It is yet to be seen whether Crye Precision will appeal the ruling, but it doesn’t stop them from defending their IP on other fronts. Also, although many are concerned with license fees for the printing of both MultiCam and OCP. This ruling doesn’t address them. Regardless, the bottom line here is that Crye is going to have to sue the US Army if it wants to ultimately settle the MultiCam vs OCP question. We’ll keep you posted if we hear anything.

FirstSpear Friday Focus – MultiCam Anorak

Friday, April 8th, 2016

In this week’s Friday Focus we’ll show you a rare run of MultiCam versions of their Combat Anorak.

With the same features as their solid color Combat Anoraks, these MultiCam variants are availsble only in their Non-Stocking Non-Standard section of the website.

  
This limited run was manufactured as prototypes, but FS currently has no plans of putting them into production. So, it’s first-come, first-served.

  
Sizes are limited. However, unlike the oversized production model, sizes are true. If you wear a Large, order a Large.

  
www.first-spear.com

1947 LLC Announces Partnership With Tacticaltrim

Tuesday, March 1st, 2016

  3/1/161947, LLC located in Portsmouth, RI USA is pleased to announce a partnership with Tacticaltrim of Berlin Germany.

Tacticaltrim is licensed by 1947, LLC to offer the suite of MULTICAM® fabrics & webbings to EU and EMEA countries. Tacticaltrim will assist EU and EMEA companies with fabric procurement FOB Germany. By handling duties, credit terms, VATS and transportation costs, Tacticaltrim will make the ordering process more efficient for companies located in the before mentioned regions.

Companies are free to contact 1947, LLC directly with pricing, fabric inquiries or any information regarding the MULTICAM® pattern. The Tacticaltrim partnership does not refrain companies from buying directly from 1947, LLC however Tacticaltrim will streamline the purchasing process for EU/EMEA clients.

The MULTICAM® hang-tag and sew-in labels will be fulfilled by Tacticaltrim for these purchase orders.

Please stop by Booth 9-305 at the IWA Outdoor Classic to say hello March 4th – 7th.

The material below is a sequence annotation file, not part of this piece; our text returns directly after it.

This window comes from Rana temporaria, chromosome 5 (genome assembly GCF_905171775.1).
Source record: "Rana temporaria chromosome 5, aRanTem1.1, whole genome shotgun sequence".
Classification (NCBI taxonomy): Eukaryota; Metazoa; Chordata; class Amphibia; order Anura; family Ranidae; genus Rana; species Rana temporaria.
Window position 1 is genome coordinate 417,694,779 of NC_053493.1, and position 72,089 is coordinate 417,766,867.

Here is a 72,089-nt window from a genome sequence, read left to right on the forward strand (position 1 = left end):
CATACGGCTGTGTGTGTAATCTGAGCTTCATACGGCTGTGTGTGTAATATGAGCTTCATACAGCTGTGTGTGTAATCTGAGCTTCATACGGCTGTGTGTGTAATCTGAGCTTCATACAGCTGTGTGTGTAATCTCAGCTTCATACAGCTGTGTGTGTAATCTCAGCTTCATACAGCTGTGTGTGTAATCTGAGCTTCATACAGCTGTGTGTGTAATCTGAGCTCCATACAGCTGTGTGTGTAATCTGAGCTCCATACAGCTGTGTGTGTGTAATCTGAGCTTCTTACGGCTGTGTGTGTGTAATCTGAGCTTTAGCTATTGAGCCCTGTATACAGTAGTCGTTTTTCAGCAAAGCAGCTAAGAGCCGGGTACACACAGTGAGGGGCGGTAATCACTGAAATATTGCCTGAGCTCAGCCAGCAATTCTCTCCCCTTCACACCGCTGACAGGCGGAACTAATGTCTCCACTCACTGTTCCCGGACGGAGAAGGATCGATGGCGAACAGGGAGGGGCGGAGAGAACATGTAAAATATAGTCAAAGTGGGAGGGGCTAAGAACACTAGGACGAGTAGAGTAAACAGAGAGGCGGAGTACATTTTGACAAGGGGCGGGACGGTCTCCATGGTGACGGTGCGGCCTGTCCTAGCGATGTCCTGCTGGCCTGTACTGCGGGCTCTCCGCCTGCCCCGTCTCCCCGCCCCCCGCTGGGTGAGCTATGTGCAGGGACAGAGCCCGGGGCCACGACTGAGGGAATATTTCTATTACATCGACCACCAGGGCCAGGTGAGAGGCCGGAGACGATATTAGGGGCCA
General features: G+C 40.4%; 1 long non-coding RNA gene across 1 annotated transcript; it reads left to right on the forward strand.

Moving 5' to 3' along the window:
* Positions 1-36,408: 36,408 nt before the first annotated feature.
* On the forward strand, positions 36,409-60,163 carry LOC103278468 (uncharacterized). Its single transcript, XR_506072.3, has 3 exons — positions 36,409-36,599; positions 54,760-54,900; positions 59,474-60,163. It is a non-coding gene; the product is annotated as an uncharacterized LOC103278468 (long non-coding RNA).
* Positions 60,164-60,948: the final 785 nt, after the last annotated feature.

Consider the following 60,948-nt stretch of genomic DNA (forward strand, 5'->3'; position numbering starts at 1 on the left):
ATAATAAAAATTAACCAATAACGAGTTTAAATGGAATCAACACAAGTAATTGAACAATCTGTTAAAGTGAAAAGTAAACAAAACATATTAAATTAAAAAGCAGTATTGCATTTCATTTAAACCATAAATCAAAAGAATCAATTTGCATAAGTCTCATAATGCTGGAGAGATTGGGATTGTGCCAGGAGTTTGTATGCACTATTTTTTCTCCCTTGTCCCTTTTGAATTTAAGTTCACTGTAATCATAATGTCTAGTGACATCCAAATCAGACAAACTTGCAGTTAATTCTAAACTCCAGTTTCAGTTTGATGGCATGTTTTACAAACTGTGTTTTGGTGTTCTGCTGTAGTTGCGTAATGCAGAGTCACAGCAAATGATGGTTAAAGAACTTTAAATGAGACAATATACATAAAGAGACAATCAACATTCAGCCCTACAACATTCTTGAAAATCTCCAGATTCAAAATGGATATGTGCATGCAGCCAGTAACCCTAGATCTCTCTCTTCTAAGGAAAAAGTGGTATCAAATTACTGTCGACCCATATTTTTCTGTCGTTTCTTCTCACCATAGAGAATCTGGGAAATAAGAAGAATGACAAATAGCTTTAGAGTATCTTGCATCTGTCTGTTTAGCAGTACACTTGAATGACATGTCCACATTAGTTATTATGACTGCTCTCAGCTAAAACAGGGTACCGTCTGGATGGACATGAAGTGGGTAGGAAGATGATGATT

MultiCam Pattern Presents – The Baja 1000 Video

Tuesday, February 2nd, 2016

Documentary to Feature Former Special Operations Veteran and Baja 1000 Ironman Jeff Benrud

Brooklyn, NY – MultiCam, a division of Crye Precision’s camouflage pattern is designed for use in a wide range of conditions, has partnered with renown video production house, Foxhound Productions, to launch a documentary highlighting Team MultiCam member Jeff Benrud’s solo journey as he competed in the 48th SCORE International Baja 1000.

The video, set to launch February 2nd through MultiCam’s youtube channel, tells the story of Benrud’s third Baja 1000 run; with his previous two races having participated as part of a relay team on a dirt bike, this attempt was entirely on his own as a participant in the Ironman division.

Known as the longest point-to-point off-road desert race in North America, the Baja 1000 puts participants through a grueling pursuit, racing for close to 1000 miles through relentless terrain comprised of jagged rocks, loose sand, powdery silt beds, technical hill climbs and even more technical descents – not to mention livestock roaming freely. The Ironman division required riders to take on the burden of the entire race, on their own. No teammates, no rests.

Playing host to 250 competitors, seven in the Ironman class, in vehicles ranging from dirt bikes to high horsepower trophy trucks, participants found themselves managing the added element of danger amongst each other – most notably during the night stages, as the trucks would pass Benrud, at speeds of 120mph in some sections.

Benrud is an Army Special Operation veteran who teaches defensive and offensive driving capabilities to the military special operations community at American Offroad, with his business partner and off-road racing legend, Ricky Johnson (who can also be seen throughout the film). The combination of his military and off-road experience prepared him for the 821.38-mile course; in which he rode his #715x MultiCam® Alpine wrapped Honda CRF450x (which was auctioned off recently at the 2016 SHOT Show; with proceeds benefiting several Special Operations charities).